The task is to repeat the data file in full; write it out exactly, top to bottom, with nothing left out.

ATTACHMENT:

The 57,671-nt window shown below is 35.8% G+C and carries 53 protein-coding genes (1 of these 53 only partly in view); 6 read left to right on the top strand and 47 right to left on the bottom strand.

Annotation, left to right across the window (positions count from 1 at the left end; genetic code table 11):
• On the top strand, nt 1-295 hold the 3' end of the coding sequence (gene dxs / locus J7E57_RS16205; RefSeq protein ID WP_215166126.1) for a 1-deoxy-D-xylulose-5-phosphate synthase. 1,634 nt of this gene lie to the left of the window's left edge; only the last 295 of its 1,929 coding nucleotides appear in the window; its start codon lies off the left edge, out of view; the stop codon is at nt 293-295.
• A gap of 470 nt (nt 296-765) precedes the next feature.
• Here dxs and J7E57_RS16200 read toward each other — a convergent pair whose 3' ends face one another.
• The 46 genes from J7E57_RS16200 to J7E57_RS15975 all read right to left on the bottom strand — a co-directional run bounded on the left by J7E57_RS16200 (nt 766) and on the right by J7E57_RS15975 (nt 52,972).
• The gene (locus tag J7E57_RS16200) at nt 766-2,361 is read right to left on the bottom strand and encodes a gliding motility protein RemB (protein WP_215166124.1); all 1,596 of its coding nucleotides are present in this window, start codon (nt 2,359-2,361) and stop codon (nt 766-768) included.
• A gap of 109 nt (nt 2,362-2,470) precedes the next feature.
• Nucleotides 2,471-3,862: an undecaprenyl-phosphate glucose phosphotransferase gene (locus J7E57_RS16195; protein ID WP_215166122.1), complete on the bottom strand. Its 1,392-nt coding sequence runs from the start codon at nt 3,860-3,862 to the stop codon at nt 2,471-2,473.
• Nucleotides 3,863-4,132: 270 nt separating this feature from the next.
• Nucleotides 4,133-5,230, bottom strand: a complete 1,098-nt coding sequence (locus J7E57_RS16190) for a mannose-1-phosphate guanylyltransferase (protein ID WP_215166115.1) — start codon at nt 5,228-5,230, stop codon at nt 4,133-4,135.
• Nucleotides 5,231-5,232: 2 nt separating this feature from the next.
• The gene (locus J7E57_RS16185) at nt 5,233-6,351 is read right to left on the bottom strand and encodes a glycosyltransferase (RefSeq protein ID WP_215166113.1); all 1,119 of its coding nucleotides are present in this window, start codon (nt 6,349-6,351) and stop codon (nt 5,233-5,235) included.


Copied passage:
The 57,671-nt window shown below is 35.8% G+C and carries 53 protein-coding genes (1 of these 53 only partly in view); 6 read left to right on the top strand and 47 right to left on the bottom strand.

Annotation, left to right across the window (positions count from 1 at the left end; genetic code table 11):
• On the top strand, nt 1-295 hold the 3' end of the coding sequence (gene dxs / locus J7E57_RS16205; RefSeq protein ID WP_215166126.1) for a 1-deoxy-D-xylulose-5-phosphate synthase. 1,634 nt of this gene lie to the left of the window's left edge; only the last 295 of its 1,929 coding nucleotides appear in the window; its start codon lies off the left edge, out of view; the stop codon is at nt 293-295.
• A gap of 470 nt (nt 296-765) precedes the next feature.
• Here dxs and J7E57_RS16200 read toward each other — a convergent pair whose 3' ends face one another.
• The 46 genes from J7E57_RS16200 to J7E57_RS15975 all read right to left on the bottom strand — a co-directional run bounded on the left by J7E57_RS16200 (nt 766) and on the right by J7E57_RS15975 (nt 52,972).
• The gene (locus tag J7E57_RS16200) at nt 766-2,361 is read right to left on the bottom strand and encodes a gliding motility protein RemB (protein WP_215166124.1); all 1,596 of its coding nucleotides are present in this window, start codon (nt 2,359-2,361) and stop codon (nt 766-768) included.
• A gap of 109 nt (nt 2,362-2,470) precedes the next feature.
• Nucleotides 2,471-3,862: an undecaprenyl-phosphate glucose phosphotransferase gene (locus J7E57_RS16195; protein ID WP_215166122.1), complete on the bottom strand. Its 1,392-nt coding sequence runs from the start codon at nt 3,860-3,862 to the stop codon at nt 2,471-2,473.
• Nucleotides 3,863-4,132: 270 nt separating this feature from the next.
• Nucleotides 4,133-5,230, bottom strand: a complete 1,098-nt coding sequence (locus J7E57_RS16190) for a mannose-1-phosphate guanylyltransferase (protein ID WP_215166115.1) — start codon at nt 5,228-5,230, stop codon at nt 4,133-4,135.
• Nucleotides 5,231-5,232: 2 nt separating this feature from the next.
• The gene (locus J7E57_RS16185) at nt 5,233-6,351 is read right to left on the bottom strand and encodes a glycosyltransferase (RefSeq protein ID WP_215166113.1); all 1,119 of its coding nucleotides are present in this window, start codon (nt 6,349-6,351) and stop codon (nt 5,233-5,235) included.